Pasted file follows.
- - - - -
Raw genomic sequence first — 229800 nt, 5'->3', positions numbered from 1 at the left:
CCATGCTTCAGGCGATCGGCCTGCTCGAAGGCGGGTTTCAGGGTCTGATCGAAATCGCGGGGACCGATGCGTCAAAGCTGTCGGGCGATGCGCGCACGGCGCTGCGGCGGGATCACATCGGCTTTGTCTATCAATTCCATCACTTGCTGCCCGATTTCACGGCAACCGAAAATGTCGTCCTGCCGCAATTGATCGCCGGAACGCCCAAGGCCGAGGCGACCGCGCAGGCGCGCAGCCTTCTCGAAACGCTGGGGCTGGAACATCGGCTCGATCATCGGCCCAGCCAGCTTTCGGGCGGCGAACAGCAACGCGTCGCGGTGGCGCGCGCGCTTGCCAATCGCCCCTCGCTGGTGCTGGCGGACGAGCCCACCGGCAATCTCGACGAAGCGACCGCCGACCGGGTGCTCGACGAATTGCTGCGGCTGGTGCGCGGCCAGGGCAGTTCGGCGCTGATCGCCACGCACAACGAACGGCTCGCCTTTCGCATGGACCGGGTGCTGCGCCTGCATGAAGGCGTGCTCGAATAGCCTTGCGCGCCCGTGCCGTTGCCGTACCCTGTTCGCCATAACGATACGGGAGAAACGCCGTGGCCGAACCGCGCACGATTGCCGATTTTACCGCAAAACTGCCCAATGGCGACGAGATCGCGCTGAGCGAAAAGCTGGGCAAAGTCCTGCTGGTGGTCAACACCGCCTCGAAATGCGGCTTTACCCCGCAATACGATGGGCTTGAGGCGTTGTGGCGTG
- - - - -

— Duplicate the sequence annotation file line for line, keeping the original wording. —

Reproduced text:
Raw genomic sequence first — 229800 nt, 5'->3', positions numbered from 1 at the left:
CCATGCTTCAGGCGATCGGCCTGCTCGAAGGCGGGTTTCAGGGTCTGATCGAAATCGCGGGGACCGATGCGTCAAAGCTGTCGGGCGATGCGCGCACGGCGCTGCGGCGGGATCACATCGGCTTTGTCTATCAATTCCATCACTTGCTGCCCGATTTCACGGCAACCGAAAATGTCGTCCTGCCGCAATTGATCGCCGGAACGCCCAAGGCCGAGGCGACCGCGCAGGCGCGCAGCCTTCTCGAAACGCTGGGGCTGGAACATCGGCTCGATCATCGGCCCAGCCAGCTTTCGGGCGGCGAACAGCAACGCGTCGCGGTGGCGCGCGCGCTTGCCAATCGCCCCTCGCTGGTGCTGGCGGACGAGCCCACCGGCAATCTCGACGAAGCGACCGCCGACCGGGTGCTCGACGAATTGCTGCGGCTGGTGCGCGGCCAGGGCAGTTCGGCGCTGATCGCCACGCACAACGAACGGCTCGCCTTTCGCATGGACCGGGTGCTGCGCCTGCATGAAGGCGTGCTCGAATAGCCTTGCGCGCCCGTGCCGTTGCCGTACCCTGTTCGCCATAACGATACGGGAGAAACGCCGTGGCCGAACCGCGCACGATTGCCGATTTTACCGCAAAACTGCCCAATGGCGACGAGATCGCGCTGAGCGAAAAGCTGGGCAAAGTCCTGCTGGTGGTCAACACCGCCTCGAAATGCGGCTTTACCCCGCAATACGATGGGCTTGAGGCGTTGTGGCGTG